We must always act carefully to remain within the confines of laws and ethics, and we must never make concessions on our fairness when responding in these ways.  It is paramount that we must always act humanely but assertively.  Even while making certain clarifications, corrections, and denouncements, we always try to give positive messages to the other side and never make concessions from our own character.  We voice what we are to say not with whisperings of Satan, but with the voice and breath of the Archangel Gabriel.  Oppression and assaults only indicate the character of the offender.  This situation should not avert people attached to faith and universal human values to act as becomes their own character.

Is it worth it?

This passing worldly life is neither worth committing oppression against others nor responding to their oppression in the same way.  After all, each of us is a traveler in this world.  After staying in this guesthouse that we call life, we will pass to the Afterlife in order to be brought to account for what we did here.  Is it worth it to promote fighting?  Is it worth it at all to cause disunity and dissension?  Is it worth it at all to commit oppression and injustice?

In an anonymous saying, the simple and transient nature of the world is expressed as follows:

Behold with the eyes of wisdom, this world is but a guesthouse;
Not a single person remains settled, what a strange abode it is.
The share of a king and subject alike, is nothing but a plain shroud.
As for those who fall for it, what else can they be called but mad?

Humankind has oftentimes made use of oppression and hatred in order to solve the problems that we collectively faced.  If only we could make use of love and tolerance from now on!  If only we were able to open our hearts to everyone so that those who enter therein would never have worries of remaining without a seat. If only we would treat everyone with a deep feeling of respect and reverence, and if only we could read into other’s feelings, their cultural backgrounds, and treat everyone with a serious feeling of empathy!  For whatever style of treatment we expect to receive from others, they similarly expect the same from us.  If we expect respect, we must show respect.  If we expect observance of our rights, we must observe everybody’s rights.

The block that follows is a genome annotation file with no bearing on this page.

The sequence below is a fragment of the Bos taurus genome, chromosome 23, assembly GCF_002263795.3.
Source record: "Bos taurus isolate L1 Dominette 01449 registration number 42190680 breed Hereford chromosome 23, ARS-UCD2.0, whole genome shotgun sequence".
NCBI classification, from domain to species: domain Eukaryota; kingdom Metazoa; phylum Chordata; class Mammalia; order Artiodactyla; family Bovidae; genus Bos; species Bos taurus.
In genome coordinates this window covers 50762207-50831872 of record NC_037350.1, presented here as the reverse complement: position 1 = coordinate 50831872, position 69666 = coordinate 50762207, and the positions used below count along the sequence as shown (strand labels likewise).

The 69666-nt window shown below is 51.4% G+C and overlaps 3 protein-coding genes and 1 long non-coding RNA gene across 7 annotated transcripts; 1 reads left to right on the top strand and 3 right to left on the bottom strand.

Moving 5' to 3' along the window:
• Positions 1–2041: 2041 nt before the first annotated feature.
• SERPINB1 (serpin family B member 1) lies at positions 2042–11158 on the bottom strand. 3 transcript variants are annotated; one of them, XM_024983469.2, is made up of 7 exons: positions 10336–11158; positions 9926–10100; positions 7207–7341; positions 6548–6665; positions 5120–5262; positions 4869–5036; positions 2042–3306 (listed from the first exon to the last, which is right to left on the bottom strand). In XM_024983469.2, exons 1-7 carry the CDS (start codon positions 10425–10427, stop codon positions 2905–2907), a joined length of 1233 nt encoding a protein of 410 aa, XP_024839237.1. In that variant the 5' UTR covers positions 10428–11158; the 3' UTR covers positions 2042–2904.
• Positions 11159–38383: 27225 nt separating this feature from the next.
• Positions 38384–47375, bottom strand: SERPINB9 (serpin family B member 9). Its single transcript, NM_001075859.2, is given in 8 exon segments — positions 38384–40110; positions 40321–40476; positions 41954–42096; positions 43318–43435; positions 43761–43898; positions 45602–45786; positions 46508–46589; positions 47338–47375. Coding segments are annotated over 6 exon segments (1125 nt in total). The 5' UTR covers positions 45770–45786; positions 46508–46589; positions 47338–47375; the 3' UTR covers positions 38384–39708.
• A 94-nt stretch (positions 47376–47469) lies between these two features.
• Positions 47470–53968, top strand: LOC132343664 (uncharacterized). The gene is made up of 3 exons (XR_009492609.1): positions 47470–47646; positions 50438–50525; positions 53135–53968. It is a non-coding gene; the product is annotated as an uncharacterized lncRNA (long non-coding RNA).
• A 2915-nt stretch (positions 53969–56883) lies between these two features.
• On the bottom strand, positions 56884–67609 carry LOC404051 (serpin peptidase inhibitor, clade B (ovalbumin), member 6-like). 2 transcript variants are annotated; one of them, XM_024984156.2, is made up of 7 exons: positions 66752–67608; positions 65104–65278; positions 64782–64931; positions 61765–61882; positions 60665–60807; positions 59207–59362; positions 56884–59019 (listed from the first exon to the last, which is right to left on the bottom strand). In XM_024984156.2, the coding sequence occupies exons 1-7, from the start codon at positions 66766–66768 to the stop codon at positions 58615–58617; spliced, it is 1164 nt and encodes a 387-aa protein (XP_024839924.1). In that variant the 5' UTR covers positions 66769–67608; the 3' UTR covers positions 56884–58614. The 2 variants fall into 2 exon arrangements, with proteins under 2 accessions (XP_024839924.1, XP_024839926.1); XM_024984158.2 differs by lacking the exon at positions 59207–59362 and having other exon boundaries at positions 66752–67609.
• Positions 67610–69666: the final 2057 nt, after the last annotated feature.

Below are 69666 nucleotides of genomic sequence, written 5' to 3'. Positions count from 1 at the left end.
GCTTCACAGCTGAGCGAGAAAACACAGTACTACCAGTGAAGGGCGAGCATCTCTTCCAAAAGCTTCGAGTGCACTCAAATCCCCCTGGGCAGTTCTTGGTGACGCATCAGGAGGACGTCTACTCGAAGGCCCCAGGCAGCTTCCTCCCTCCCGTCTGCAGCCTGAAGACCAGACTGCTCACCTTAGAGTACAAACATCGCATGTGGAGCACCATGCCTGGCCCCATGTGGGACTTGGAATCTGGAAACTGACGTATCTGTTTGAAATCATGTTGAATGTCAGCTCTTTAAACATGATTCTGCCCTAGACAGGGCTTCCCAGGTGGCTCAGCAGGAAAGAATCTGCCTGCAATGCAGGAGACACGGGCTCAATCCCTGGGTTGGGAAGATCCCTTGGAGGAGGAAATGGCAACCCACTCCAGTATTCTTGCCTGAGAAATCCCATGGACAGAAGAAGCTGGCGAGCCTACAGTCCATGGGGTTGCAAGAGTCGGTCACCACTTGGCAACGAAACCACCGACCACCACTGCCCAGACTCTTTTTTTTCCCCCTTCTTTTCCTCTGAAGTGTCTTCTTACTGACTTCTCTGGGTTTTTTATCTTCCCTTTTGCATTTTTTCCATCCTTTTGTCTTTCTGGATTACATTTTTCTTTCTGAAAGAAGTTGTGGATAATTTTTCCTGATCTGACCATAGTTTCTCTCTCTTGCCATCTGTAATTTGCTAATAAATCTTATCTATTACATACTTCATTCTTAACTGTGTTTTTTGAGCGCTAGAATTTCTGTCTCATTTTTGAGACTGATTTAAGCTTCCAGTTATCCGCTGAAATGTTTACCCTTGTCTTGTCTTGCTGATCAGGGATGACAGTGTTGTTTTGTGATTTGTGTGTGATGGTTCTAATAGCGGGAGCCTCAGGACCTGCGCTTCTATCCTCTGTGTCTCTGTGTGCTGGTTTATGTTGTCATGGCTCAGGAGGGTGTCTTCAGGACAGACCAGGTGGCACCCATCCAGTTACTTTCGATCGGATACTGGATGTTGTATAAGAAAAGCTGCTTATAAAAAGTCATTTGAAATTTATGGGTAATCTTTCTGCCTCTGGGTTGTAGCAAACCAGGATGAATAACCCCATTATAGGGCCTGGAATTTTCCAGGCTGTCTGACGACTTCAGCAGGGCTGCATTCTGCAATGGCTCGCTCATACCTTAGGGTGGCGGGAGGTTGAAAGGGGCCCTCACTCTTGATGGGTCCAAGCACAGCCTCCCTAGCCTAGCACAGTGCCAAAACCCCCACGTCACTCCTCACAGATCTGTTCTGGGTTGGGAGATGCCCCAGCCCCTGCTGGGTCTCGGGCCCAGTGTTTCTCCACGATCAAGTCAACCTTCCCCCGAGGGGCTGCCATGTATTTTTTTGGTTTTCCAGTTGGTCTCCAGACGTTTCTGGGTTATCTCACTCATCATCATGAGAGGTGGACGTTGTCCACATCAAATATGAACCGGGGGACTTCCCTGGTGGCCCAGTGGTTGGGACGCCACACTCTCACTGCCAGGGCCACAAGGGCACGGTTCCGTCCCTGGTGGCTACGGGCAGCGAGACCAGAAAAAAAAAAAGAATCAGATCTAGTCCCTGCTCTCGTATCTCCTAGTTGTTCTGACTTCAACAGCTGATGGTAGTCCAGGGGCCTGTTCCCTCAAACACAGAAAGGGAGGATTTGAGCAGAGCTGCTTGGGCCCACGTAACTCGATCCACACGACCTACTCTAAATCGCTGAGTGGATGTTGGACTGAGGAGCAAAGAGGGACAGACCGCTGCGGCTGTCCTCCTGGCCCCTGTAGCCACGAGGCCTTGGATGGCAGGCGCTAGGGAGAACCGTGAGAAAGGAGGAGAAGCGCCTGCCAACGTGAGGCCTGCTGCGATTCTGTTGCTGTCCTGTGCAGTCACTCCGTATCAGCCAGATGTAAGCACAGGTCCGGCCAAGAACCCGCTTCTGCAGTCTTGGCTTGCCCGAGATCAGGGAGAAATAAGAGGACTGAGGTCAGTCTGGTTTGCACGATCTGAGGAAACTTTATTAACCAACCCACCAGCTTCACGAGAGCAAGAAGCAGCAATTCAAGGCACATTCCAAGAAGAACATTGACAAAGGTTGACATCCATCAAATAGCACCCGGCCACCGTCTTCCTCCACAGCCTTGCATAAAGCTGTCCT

It is necessary to know that the problems in our time have taken a complicated form to such an extent that they cannot be tackled by those with narrow minds and dull thoughts.  There is not much that those with radical thoughts, who act out of bigotry in order to pursue arrogant purposes, can do for the sake of conquering people’s hearts and bringing peace to humanity.  Particularly with this harsh attitude of theirs, they can never evoke in hearts any love towards their own values.  They cannot let others love the Pride of Humanity, peace and blessings be upon him, because they are too captivated by their own worldly, illicit desires.

Therefore, for the sake of solving the problems of humanity, there is a need for people with immense conscience, rich hearts, and profound thought. Just as Rumi brought people together anew with the plausible cures he came up with some 7-8 centuries ago, in the contemporary world when people are so detached from one another, when people cannot agree on anything, and relations are built upon conflict and hostility, the duty that falls to those with faithful hearts is to revive the spirit of Rumi once again.  As far as this cannot be done, it will not be possible to put a stop to oppression and hostilities in different parts of the world.  This is particularly the case if we consider to what degree world peace is under threat by ambitious tyrants and horrible weapons prepared with vengeful intentions. It will then be best understood how great the responsibility is of the altruistic souls who have dedicated their lives to love and tolerance.